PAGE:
Focus {Leroy Grannis}

Makaha, Hawaii 1968 by LeRoy Grannis
Hermosa Beach, California 1963 by Leroy Grannis
Waimea Bay 1966 by Leroy Grannis
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Mike Doyle, Waimea, 1967 by Leroy Grannis
1963 Leroy Grannis
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Aloha! Our photographer of the month is the legendary "godfather" of surf photography, Leroy Grannis (1917-2011). I have an extra special appreciation for Grannis' work as he is from my home turf- Hermosa Beach, California. Grannis is famous for his phenomenal surf photography and his iconic imagery of surf culture from the 1960's and 1970's. He was an avid surfer himself and active in the emerging Southern California surf scene of his time. At age 42, he took up photography as a hobby whilst on a break from his day job. Grannis began to pursue the medium more seriously and quickly became a star figure in documenting the growing popularity of the sport and it's counter culture. He first started with a 35mm German camera and a darkroom in his garage, selling $1 dollar prints to local Hermosa Beach surfers. In 1960, he sold his first commercial photos to a small publication called Reef magazine. Then in 1962, Grannis became the chief photographer for 'Surfing Illustrated' and later co-founded 'International Surfing', now known as Surfing Magazine. Back then, photos were shot mostly from the beach using long lenses and in 1963 Grannis started using a Calypso underwater camera, one invented by oceanographer Jaques Cousteau. Shortly later Grannis developed a method of sealing his camera inside a wooden box attached to his surfboard which allowed him to change films out on the water and not have to go back to shore each time to reload. He was then in his element, paddling out to where all the action was, brilliant! Photographing both in California and Hawaii, Leroy Grannis is celebrated for capturing some of the most enduring surf images from the golden age of the sport.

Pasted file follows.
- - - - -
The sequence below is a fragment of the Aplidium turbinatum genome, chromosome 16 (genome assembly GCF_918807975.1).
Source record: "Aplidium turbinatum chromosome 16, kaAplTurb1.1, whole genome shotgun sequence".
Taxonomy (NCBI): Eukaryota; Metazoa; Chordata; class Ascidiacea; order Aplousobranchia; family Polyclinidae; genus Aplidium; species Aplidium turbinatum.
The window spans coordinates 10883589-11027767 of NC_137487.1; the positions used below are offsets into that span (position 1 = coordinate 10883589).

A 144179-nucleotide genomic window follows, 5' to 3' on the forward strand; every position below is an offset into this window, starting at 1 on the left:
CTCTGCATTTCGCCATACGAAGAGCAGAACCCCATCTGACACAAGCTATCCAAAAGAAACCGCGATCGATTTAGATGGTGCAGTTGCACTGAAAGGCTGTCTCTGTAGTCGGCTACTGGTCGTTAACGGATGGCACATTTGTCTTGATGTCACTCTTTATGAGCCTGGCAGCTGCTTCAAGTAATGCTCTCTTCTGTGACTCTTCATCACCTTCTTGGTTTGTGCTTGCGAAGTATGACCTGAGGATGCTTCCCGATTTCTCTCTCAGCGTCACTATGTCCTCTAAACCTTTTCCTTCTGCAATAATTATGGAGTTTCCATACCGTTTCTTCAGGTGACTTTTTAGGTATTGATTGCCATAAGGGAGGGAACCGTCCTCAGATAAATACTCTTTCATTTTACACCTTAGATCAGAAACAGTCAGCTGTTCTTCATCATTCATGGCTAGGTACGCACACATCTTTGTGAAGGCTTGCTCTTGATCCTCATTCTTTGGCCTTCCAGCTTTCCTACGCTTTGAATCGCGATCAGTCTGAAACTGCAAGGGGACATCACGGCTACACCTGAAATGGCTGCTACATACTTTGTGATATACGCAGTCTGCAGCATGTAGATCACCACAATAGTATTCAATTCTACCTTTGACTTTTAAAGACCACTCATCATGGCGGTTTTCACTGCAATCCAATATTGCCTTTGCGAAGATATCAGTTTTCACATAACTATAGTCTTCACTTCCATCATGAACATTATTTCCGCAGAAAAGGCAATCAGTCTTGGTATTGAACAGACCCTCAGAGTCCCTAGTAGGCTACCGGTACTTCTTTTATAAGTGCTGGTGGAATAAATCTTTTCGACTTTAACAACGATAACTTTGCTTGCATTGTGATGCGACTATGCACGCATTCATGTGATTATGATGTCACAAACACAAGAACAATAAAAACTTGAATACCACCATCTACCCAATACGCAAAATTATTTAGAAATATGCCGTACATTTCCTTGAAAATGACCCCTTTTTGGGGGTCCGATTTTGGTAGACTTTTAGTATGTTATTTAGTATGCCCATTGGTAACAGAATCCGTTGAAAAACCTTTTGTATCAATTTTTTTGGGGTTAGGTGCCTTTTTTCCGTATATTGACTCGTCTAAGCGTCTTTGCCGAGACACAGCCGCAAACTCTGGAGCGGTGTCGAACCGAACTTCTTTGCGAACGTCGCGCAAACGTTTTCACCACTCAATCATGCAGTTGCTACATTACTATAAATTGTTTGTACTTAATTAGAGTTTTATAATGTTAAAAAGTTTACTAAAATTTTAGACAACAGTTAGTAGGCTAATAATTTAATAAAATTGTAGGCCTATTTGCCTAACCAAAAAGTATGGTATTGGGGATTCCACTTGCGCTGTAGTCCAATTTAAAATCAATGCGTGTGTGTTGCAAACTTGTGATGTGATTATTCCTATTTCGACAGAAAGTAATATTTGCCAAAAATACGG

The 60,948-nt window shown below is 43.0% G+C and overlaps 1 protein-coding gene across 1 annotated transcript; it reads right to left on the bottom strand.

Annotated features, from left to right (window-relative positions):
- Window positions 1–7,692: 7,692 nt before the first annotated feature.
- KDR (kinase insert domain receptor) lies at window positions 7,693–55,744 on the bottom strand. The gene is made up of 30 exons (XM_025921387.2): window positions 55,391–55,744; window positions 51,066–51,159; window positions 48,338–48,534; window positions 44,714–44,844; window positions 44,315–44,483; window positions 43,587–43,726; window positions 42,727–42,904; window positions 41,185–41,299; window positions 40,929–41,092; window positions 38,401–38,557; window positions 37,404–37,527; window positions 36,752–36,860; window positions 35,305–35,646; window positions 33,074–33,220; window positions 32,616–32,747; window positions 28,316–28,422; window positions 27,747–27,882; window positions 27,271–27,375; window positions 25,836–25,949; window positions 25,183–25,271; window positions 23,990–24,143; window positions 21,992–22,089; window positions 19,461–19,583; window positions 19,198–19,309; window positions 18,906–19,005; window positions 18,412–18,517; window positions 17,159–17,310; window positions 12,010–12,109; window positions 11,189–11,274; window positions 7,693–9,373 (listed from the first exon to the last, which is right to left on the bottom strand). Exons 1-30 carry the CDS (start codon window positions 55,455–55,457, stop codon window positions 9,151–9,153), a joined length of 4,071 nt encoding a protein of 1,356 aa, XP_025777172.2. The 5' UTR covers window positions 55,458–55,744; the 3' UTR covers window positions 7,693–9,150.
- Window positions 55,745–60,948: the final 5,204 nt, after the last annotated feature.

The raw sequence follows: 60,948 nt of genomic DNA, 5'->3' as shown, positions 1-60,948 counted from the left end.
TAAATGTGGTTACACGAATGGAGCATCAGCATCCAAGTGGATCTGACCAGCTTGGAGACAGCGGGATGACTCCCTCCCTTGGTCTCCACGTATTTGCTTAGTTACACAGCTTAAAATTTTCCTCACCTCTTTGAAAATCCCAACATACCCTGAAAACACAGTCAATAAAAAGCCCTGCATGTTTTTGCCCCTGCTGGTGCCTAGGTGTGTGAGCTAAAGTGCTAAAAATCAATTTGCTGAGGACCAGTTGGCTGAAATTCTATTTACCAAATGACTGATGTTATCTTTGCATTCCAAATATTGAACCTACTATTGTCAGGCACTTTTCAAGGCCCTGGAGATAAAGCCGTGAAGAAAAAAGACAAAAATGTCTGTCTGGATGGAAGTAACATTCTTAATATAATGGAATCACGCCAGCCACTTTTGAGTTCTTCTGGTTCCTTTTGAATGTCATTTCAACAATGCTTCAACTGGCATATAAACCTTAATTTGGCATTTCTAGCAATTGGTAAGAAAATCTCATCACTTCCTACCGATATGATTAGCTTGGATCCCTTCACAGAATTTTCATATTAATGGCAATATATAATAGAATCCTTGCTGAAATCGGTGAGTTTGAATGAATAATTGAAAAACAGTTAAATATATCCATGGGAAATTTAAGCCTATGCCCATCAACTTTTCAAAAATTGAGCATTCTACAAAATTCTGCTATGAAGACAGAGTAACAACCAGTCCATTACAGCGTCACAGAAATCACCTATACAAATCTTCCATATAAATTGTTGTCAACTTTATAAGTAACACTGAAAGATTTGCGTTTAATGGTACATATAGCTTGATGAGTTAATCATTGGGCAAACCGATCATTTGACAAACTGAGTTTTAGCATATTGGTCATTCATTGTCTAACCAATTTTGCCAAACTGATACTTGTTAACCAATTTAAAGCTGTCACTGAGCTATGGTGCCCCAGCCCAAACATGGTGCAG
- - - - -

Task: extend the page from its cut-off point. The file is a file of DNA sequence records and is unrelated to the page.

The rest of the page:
Further reading and photos...